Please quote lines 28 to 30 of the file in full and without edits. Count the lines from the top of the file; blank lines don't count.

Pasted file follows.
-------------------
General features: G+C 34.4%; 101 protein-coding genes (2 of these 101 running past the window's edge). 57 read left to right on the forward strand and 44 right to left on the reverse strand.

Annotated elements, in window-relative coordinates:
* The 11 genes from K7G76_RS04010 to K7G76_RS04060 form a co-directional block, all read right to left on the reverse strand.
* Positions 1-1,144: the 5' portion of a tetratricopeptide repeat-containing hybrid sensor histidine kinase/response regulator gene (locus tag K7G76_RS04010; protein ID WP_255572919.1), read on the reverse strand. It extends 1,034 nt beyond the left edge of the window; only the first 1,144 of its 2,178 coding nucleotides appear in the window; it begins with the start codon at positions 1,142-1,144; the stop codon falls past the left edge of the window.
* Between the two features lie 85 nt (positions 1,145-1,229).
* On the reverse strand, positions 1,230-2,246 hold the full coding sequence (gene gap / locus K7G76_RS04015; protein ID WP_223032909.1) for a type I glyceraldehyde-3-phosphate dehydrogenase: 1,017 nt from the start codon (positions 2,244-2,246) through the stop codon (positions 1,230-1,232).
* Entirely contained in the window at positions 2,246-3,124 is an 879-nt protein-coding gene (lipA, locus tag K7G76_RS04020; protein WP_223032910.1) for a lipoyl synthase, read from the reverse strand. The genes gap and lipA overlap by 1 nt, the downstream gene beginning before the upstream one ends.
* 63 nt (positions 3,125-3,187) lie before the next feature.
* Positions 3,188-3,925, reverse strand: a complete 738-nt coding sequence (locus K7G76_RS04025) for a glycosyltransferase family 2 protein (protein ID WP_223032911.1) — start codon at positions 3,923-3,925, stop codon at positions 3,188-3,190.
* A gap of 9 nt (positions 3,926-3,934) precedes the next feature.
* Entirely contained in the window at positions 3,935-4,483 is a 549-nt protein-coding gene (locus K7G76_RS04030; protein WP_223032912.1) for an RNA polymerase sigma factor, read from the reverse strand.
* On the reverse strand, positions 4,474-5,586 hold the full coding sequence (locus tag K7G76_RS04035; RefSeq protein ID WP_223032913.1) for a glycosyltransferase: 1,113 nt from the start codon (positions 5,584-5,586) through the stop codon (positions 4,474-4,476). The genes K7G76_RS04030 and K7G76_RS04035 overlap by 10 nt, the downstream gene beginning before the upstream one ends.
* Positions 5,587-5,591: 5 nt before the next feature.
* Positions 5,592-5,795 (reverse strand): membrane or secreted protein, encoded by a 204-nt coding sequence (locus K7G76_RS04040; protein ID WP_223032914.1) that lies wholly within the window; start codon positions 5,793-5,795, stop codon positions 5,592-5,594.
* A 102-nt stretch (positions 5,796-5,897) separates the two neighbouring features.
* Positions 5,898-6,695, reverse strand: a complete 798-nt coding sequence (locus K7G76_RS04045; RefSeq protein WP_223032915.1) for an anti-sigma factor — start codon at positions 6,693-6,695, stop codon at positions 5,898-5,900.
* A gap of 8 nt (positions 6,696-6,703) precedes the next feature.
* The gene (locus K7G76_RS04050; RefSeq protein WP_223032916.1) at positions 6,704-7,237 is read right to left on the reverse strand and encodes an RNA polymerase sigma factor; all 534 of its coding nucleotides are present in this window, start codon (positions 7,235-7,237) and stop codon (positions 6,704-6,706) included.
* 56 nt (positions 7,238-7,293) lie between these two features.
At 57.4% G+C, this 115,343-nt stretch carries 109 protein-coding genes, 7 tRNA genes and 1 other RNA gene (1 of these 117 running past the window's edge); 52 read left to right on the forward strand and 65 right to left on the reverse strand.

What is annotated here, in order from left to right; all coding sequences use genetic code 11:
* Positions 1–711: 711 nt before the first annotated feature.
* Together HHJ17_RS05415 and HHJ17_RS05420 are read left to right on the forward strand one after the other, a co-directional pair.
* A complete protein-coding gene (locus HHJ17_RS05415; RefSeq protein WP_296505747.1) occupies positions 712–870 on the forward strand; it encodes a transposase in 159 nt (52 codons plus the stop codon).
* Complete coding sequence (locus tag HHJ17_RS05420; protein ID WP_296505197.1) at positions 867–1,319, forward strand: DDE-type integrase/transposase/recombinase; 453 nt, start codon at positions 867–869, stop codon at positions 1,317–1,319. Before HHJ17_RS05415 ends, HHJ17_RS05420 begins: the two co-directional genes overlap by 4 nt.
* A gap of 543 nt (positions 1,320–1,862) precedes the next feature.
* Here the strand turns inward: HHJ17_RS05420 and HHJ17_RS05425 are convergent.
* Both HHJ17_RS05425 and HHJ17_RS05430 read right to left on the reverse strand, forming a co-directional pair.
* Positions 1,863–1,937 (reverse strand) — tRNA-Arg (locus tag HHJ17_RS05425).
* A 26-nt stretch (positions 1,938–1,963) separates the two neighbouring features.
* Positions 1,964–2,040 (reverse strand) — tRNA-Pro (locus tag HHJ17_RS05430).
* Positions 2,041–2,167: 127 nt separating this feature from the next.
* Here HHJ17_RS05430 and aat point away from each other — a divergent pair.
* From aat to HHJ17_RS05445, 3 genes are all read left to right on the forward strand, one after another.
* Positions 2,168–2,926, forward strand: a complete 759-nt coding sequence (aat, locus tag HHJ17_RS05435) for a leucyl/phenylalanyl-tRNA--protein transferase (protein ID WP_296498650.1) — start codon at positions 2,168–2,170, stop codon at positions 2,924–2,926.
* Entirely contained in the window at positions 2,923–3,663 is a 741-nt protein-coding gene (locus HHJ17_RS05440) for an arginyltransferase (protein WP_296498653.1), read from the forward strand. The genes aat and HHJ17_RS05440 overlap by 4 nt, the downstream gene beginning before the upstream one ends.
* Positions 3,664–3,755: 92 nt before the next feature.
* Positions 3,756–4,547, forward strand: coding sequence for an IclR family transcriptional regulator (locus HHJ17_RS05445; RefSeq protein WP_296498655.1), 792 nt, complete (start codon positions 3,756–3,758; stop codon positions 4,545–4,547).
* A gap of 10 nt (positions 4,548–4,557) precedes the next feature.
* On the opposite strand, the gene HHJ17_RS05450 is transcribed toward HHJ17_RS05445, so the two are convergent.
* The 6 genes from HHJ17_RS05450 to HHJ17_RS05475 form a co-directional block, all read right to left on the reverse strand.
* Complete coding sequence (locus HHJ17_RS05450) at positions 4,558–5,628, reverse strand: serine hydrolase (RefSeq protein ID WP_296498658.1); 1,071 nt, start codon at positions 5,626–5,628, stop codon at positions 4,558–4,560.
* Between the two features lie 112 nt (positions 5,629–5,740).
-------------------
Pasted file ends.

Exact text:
* Both HHJ17_RS05425 and HHJ17_RS05430 read right to left on the reverse strand, forming a co-directional pair.
* Positions 1,863–1,937 (reverse strand) — tRNA-Arg (locus tag HHJ17_RS05425).
* A 26-nt stretch (positions 1,938–1,963) separates the two neighbouring features.